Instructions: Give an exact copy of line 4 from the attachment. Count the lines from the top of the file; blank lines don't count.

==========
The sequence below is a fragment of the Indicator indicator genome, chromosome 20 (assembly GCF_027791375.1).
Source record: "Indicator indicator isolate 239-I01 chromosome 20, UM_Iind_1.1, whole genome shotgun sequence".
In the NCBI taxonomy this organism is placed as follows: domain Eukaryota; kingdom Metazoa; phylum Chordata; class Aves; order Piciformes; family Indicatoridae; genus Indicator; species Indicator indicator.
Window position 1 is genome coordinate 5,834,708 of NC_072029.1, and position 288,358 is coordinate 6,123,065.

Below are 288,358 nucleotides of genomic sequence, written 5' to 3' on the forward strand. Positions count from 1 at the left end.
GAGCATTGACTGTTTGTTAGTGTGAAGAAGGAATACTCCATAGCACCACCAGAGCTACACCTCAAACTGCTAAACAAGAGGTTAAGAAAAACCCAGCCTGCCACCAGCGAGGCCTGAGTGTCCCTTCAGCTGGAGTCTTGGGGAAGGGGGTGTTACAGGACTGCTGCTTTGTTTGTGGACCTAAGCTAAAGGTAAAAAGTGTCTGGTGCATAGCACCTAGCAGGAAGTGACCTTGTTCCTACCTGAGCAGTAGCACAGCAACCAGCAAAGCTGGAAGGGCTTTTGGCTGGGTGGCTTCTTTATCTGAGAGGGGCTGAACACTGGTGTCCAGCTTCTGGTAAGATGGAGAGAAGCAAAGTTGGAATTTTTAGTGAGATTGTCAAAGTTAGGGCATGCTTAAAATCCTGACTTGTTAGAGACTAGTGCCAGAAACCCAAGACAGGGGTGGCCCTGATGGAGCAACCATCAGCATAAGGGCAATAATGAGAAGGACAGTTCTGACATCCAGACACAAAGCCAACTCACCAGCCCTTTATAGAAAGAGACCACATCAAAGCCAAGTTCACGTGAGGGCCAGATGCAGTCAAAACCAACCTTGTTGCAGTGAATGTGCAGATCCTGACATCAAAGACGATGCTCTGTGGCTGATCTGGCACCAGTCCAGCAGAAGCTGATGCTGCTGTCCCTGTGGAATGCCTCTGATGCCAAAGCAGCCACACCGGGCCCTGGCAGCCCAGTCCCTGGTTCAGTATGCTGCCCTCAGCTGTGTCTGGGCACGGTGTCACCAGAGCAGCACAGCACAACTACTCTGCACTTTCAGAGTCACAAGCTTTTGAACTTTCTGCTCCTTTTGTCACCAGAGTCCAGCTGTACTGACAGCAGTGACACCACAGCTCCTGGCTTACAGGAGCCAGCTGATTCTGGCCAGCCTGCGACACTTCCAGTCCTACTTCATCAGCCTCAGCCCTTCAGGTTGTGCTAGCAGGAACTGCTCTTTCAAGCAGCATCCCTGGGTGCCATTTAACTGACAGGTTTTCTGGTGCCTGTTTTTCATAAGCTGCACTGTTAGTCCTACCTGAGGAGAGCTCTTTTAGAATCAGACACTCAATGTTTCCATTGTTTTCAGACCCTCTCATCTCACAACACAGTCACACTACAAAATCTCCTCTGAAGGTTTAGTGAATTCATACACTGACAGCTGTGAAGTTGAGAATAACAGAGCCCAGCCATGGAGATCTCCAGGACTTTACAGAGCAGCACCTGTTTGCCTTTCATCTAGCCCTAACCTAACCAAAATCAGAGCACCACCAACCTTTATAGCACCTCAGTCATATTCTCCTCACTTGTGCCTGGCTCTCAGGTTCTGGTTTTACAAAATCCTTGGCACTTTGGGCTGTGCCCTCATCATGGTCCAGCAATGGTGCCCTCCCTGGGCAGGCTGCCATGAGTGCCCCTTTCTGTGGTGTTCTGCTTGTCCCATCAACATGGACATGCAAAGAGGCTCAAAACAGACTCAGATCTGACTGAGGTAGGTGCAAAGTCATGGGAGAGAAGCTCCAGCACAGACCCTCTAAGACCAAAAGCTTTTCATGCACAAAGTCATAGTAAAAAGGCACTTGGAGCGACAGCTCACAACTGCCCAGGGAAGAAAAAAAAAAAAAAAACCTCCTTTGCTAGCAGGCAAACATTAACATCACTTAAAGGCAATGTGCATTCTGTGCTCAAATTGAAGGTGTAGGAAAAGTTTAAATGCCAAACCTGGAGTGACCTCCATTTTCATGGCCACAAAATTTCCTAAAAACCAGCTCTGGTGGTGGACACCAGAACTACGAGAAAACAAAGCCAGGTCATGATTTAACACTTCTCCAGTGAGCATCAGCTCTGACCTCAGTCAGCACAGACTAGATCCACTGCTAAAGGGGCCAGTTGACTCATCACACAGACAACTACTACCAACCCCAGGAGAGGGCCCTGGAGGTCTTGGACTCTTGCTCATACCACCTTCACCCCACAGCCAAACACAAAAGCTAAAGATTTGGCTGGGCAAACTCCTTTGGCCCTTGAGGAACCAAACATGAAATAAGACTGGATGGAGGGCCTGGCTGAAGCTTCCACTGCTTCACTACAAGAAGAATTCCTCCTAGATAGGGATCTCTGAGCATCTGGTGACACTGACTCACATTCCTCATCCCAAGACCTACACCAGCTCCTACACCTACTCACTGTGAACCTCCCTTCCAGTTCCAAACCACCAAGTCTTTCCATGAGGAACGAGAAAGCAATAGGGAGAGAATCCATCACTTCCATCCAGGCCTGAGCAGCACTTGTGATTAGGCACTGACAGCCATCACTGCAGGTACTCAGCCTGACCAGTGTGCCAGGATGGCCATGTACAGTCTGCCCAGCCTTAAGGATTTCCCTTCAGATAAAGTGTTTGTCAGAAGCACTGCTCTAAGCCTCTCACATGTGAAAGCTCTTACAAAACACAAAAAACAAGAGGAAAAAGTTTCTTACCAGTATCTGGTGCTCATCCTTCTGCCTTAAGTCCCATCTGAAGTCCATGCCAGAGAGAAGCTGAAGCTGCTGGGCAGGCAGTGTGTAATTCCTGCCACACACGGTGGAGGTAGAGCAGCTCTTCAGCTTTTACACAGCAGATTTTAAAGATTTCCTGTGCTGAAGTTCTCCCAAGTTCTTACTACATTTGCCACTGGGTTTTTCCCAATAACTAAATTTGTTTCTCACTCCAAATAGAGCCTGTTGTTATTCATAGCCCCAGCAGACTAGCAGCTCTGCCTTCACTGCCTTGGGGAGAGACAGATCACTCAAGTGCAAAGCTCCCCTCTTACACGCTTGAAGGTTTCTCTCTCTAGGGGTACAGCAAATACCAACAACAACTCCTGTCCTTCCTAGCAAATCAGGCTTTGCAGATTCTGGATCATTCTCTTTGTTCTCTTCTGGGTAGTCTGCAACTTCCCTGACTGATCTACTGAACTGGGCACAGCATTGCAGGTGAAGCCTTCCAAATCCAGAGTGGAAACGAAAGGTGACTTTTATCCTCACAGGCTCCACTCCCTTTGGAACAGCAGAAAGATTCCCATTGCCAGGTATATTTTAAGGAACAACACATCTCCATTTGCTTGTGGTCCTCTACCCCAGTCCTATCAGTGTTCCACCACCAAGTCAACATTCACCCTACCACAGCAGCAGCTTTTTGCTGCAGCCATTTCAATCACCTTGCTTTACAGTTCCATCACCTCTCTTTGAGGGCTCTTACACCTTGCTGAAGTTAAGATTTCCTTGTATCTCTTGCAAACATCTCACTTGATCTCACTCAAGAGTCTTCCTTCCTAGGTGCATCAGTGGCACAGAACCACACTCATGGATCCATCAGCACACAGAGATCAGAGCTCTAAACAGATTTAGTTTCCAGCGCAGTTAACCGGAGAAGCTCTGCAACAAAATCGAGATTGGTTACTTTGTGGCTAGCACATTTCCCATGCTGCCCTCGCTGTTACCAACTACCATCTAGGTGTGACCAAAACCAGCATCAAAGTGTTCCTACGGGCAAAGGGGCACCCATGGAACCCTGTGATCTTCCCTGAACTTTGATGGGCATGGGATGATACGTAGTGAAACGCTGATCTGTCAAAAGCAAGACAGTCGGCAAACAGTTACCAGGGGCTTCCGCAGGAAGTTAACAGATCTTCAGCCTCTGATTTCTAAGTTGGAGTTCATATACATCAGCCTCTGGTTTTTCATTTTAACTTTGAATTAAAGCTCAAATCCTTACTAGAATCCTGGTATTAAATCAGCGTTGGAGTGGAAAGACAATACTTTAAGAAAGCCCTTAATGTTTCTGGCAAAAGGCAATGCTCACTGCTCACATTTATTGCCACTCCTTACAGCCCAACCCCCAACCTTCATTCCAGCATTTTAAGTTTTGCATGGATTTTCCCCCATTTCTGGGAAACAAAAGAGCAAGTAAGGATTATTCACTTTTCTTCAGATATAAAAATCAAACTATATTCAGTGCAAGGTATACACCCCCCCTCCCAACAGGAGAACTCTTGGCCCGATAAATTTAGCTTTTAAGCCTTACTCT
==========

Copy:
Window position 1 is genome coordinate 5,834,708 of NC_072029.1, and position 288,358 is coordinate 6,123,065.